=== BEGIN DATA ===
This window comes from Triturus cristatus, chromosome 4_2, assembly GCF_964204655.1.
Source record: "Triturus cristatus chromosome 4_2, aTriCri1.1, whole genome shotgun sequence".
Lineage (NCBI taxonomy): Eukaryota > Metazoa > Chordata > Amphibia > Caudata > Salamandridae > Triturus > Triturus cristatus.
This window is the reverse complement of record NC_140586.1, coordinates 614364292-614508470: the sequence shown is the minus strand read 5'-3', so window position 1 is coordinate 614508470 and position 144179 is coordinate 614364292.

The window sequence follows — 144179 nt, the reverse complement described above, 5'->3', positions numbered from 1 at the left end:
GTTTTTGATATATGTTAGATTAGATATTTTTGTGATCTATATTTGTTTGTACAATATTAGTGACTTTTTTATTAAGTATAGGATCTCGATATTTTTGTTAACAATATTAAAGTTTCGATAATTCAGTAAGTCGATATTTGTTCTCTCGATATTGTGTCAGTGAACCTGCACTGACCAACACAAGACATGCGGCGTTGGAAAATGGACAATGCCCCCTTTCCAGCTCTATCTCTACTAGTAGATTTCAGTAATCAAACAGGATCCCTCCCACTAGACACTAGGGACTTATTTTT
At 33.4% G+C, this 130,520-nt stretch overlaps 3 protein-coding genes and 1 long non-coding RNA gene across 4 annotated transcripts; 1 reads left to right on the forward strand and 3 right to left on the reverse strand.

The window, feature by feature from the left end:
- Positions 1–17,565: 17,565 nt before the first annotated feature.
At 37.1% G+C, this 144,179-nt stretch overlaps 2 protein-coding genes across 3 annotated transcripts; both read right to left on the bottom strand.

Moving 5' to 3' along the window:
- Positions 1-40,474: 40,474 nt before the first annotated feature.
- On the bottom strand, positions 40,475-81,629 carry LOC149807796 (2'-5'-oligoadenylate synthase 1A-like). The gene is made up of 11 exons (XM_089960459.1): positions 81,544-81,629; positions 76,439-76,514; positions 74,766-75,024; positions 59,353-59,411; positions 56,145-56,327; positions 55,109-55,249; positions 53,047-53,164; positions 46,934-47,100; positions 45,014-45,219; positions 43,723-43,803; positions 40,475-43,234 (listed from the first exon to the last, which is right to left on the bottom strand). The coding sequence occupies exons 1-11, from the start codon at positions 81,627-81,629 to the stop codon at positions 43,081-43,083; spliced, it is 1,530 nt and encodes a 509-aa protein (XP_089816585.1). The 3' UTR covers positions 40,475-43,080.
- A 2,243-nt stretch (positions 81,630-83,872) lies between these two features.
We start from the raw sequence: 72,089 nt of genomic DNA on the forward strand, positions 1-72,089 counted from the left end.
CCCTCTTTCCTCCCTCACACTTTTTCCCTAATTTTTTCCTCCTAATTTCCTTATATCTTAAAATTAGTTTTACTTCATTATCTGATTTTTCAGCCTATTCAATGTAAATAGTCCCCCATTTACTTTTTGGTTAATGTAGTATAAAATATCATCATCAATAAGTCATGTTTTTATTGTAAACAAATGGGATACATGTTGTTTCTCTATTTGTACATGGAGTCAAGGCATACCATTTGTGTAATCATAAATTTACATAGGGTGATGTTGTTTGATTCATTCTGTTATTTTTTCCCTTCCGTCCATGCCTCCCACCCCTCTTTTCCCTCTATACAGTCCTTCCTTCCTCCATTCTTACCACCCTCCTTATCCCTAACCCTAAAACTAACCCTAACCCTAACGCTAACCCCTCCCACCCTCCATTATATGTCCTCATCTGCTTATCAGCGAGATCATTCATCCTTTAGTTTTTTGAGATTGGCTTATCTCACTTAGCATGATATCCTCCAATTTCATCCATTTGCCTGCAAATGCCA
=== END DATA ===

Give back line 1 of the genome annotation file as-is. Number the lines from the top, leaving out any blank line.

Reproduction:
This window comes from Triturus cristatus, chromosome 4_2, assembly GCF_964204655.1.